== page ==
Abu Obaida now knew of the cleverness of the enemy. However, he stuck to the terms that had been granted. Damascus fell in
the month of Rajab 14A.H.
Yazid bin Abu Sufyan was appointed governor
of Damascus. He and his younger brother, Muavia, conquered the surrounding country and its towns.
Heracleus Flees from Syria
The emperor of Byzantium was at Antioch when Damascus fell. Close on the heels of his defeat came the rapid
fall of other important cities. Byzantine forces were being simply swept away by the advancing of Arab conquest. Constant
defeats at last made the Emperor despair of Syria. He left this country for good and set off to the safety of Byzantium. "Good-bye,
O fair land of Syria," he said, with a sigh, as he stood on top of a hill. "Never again shall I set my eyes on you."
The Magic the Muslims Had
On reaching Byzantium, Heracleus sent for a
former prisoner of war. He had fallen in the hands of Muslims and had recently escaped.
"What kind of people are they?" asked the Emperor.
"O Emperor," replied the man, "they are a wonderful
people. They are fearless warriors in the daytime but spend their nights in prayers. They do not get anything from the conquered
people without paying for it. Wherever they go, they carry peace and justice with them. But if a people oppose them, they
do not leave them alone until they give in."
"If they possess such magical powers," said
the Emperor, "they are sure to conquer some day the ground under my feet."
Fall of Antioch and Ajnadain
The Muslims now took Alleppo. Next they marched
on Antioch. This key-city was the Asiatic capital of the Emperor. It was taken without much resistance.
When Abu Obaida and Khalid were busy in Northern
Syria, Yazid son of Abu Sufyan was mopping up enemy pockets in the Lebanese coasstal strip. Taking Beruit, he marched up and
down the entire length of the coast and occupied it.
The stronghold of Ajnadain fell next. Now it
was the turn of Jerusalem. A Muslim army was already laying seige to it.
Fall of Jerusalem
Amr bin As was laying seige to Jerusalem. After
the fall of Antioch, Abu Obaida, Khalid and other Muslim generals also joined Amr. The Christians had little hope of help
from Byzantium. So they decided to give in.
However, the Christians had some fears. They
knew that other cities had given in before. In each case the victors had respected the life and property of the defeated.
They had left alone their places of worship. They had allowed them to follow their own religion. But about Jerusalem the Christians
were not very sure. It was as sacred to the Muslims as it was to them. Before giving in they wanted to make very sure that
they would be treated well.
So the Christians put their proposal before
Abu Obaida. "We are ready to give in," they said, "but your Caliph must come here in person and sign the treaty of peace."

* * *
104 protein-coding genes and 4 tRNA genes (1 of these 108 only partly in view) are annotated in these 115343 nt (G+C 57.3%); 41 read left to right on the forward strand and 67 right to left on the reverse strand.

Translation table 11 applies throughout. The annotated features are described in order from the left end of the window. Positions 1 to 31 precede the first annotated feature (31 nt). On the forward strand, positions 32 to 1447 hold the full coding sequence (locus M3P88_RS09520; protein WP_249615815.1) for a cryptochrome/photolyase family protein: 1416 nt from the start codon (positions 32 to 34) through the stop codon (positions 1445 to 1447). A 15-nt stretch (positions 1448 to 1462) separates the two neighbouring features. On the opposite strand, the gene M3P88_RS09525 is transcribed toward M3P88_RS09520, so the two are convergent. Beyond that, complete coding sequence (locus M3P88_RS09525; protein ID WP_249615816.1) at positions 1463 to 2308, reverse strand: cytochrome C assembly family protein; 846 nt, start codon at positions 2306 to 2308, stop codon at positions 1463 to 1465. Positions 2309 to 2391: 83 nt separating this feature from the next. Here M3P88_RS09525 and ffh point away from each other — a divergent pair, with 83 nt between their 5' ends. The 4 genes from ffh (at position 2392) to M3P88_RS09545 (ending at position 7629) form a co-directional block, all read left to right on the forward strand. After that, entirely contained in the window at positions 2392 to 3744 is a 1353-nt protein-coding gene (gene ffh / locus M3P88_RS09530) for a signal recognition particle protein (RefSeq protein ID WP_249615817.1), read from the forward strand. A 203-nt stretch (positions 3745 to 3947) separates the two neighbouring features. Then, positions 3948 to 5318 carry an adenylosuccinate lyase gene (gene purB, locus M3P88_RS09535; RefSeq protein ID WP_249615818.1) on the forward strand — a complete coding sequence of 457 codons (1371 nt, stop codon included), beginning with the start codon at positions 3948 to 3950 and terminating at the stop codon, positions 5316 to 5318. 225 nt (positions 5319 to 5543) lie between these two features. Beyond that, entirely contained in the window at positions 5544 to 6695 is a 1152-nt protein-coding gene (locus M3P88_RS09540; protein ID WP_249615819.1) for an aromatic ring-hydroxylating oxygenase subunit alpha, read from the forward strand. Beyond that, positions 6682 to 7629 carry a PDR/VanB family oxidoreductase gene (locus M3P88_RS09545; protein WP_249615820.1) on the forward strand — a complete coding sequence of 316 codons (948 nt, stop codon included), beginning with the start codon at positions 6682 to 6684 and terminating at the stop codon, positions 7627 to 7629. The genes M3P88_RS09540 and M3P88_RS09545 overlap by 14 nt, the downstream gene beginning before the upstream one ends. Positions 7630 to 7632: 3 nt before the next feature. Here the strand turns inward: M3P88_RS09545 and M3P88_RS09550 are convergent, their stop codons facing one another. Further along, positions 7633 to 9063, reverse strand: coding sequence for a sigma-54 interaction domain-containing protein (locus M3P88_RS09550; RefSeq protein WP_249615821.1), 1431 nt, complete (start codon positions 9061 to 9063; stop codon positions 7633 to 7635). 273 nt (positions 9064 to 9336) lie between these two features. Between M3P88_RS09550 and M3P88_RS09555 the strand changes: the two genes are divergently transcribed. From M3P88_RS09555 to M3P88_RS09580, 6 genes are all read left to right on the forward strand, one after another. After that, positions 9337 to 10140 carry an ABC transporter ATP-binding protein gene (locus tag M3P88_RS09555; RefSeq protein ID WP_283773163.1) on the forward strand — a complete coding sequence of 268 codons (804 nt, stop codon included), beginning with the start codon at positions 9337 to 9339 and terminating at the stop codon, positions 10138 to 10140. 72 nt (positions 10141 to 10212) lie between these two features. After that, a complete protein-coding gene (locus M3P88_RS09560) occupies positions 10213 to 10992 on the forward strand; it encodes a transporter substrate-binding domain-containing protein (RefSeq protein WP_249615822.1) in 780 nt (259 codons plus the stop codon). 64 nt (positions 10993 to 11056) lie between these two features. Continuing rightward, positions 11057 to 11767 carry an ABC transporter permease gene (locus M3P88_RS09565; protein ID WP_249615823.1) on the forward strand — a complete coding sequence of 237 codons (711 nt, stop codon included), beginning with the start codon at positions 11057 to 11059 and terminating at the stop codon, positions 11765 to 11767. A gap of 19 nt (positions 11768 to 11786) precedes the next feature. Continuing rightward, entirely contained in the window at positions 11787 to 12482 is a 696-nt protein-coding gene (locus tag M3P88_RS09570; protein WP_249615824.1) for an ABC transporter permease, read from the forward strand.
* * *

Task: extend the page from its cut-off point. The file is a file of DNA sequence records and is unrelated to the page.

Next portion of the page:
The Muslim generals met in counsel and thought
over the proposal. At last they decided to accept it. "Why spill human blood" they said, "if things can be straightened out
So the Christian proposal was conveyed to the
Caliph. Jerusalem could be taken without shedding a drop of blood. But for that Omar had to come all the way from Medina to
Jerusalem. To this Omar readily agreed.
Omar in Jerusalem
The Caliph left Ali in Medina as his deputy and himself left for Jerusalem. He had only one
attendant with him and only one camel to ride. Omar and the attendant rode the camel by turns. It happened to be the servant's
turn to ride on the day when they were to reach Jerusalem. "Commander of the Faithful," said the attendant, "I give up my
turn. It will look awkward, in the eyes of the people, if I ride and you lead the camel."
"Oh no," replied Omar, "I am not going to be
unjust. The honor of Islam is enough for us all."
Abu Obaid, Khalid, Yazid and other officers
of the army went some distance to receive the Caliph. All of them were wearing silk cloaks. This made Omar angry. He took
some pebbles and threw them at his generals, saying, "Have you changed so much in just two years? What dress is this? Even
if you had done this two hundred years from now, I would have dismissed you."
The officers replied, "Commander of the Faithful,
we are in a land where the quality of clothes worn tells the rank of a man. If we wear ordinary clothes, we will command little
respect among the people. However, we are wearing our arms underneath the silken robes."
This answer cooled down the anger of the Caliph.
Next the Caliph signed the treaty of peace.
It ran as follows:
"From the servant of Allah and the Commander
of the Faithful, Omar: The inhabitants of Jerusalem are granted security of life and property. Their churches and crosses
shall be secure. This treaty applies to all people of the city. Their places of worship shall remain intact. These shall neither
be taken over nor pulled down. People shall be quite free to follow their religion. They shall not be put to any trouble..."
The gates of the city were now opened. Omar
went straight to the Temple of David (Masjid-i-Aqsa). Here he said his prayer under David's Arch.
Next he visited the biggest Christian church
of the city. He was in the church when the time for the afternoon prayer came.
"You may say your prayers in the church," said
"No," replied Omar, "if I do so, the Muslims
may one day make this an excuse for taking over the church from you."
So he said his prayers on the steps of the
church. Even then, he gave the Bishop a writing. It said that the steps were never to be used for congregational prayers nor